Tesla, the doyen of the electric car sector, recovered from a skid early in the year. But other funds or stocks linked to innovation – such as the ARK Innovation Fund and some solar energy stocks, BioTech shares and special purpose acquisition companies or SPACs – are down 20 percent to 30 percent.
Turkish lira slumps are hardly rare these days, but this year's blow-up has been spectacular even by its standards. Things started to turn ugly in March when the self-declared enemy of interest rates, President Tayyip Erdogan, replaced another central bank governor. But it has gotten worse since his new head of the bank started slashing rates in September.
Despite a modest bounce after the government sketched out an unorthodox plan to limit the pain, the lira is still down over 40 percent for the year and the government's bonds have been hammered.
A surge in inflation became a major concern for investors in 2021 as the pandemic disrupted the global supply chain and made it difficult to meet demand for everything from microchips to potato chips.
With U.S. inflation ramping to its highest since the 1980s, the Federal Reserve announced this month it will end its pandemic-era bond purchases sooner than previously expected and the Bank of England became the first G7 central bank to hike interest rates since the COVID outbreak.
Other major central banks are expected to follow next year, but some of the major emerging markets are already well advanced in the process.
Investors had high hopes for emerging markets coming into the year, but many have been disappointed. China's struggles and the persistence of COVID have seen EM stocks lose 5 percent, which looks even worse when compared to a 20 percent rise in the world index and the 27 percent leap on Wall Street.
Local currency EM government bonds have fared badly too, losing 9.7 percent. Dollar-denominated bonds have performed a bit better, especially in countries that produce oil, but J.P. Morgan's EM currencies Index, which excludes China's yuan, has shed almost 10 percent.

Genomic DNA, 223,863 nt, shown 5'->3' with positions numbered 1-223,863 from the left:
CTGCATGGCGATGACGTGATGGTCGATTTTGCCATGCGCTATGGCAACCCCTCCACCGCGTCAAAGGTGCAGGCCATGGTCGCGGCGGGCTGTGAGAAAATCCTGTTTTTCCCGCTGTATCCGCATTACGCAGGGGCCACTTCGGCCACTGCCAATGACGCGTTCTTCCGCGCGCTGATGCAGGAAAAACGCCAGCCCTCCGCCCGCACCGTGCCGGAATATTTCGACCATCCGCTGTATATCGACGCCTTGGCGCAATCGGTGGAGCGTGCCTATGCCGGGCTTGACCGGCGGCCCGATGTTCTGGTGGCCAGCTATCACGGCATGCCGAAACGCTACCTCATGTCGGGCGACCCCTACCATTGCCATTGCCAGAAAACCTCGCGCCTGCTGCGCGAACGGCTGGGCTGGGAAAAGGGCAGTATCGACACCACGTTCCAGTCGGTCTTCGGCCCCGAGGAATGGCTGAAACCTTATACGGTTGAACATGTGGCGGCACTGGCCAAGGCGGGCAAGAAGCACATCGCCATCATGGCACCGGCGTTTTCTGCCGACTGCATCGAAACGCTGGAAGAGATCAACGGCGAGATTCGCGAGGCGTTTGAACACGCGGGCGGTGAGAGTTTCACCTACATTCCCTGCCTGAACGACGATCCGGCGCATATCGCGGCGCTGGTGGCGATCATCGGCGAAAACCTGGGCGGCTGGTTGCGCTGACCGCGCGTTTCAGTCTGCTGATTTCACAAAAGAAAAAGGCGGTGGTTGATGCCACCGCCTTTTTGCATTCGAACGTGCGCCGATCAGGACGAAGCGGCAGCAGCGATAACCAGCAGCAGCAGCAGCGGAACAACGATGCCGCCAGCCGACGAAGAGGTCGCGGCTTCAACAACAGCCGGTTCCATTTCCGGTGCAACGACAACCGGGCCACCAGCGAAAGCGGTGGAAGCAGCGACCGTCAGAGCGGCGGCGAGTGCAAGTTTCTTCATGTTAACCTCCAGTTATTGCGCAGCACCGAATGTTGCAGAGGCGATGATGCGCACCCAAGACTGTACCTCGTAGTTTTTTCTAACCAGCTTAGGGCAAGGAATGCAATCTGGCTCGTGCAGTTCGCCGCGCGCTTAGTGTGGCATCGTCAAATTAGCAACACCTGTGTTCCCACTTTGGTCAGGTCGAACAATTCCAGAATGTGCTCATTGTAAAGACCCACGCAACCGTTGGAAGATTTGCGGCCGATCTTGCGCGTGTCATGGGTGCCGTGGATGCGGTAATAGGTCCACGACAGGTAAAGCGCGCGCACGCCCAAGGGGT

"China was the huge story of the year," said Jeff Grills, Aegon Asset Management's head of emerging markets debt, adding next year was likely to be all about how quickly and far interest rates rise and how growth holds up.
Bitcoin at nearly $70,000; "meme coins" worth billions of dollars; a blockbuster Wall Street listing and a sweeping Chinese crackdown: 2021 was the wildest yet for cryptocurrencies, even by the sector's freewheeling standards.
Bitcoin's near 60 percent jump may look paltry compared to last year's 300 percent rise, but that has come despite a Chinese crackdown in May which saw it nearly halve in price.
Dogecoin, a digital token launched in 2013 as a joke bitcoin spin-off, soared over 12,000 percent from the start of the year to an all-time high in May - before slumping about 80 percent by mid-December.
Non-fungible tokens (NFTs) - strings of code stored on the blockchain that represent unique ownership of digital art, videos or even tweets - have also exploded in the mainstream. A digital collage by U.S.
artist Beeple sold for nearly $70 million at Christie's in May, making it one of the top three most expensive pieces by a living artist ever sold at auction.
The dream to go green has remained front and centre this year. Green bond issuance is set for yet another record year, at nearly half a trillion dollars. The "ESG" version of MSCI's flagship world stocks index is up more than 2 percentage points than the standard version while China's most environmentally friendly stocks index has surged more than 45 percent even as other sectors there have crumpled.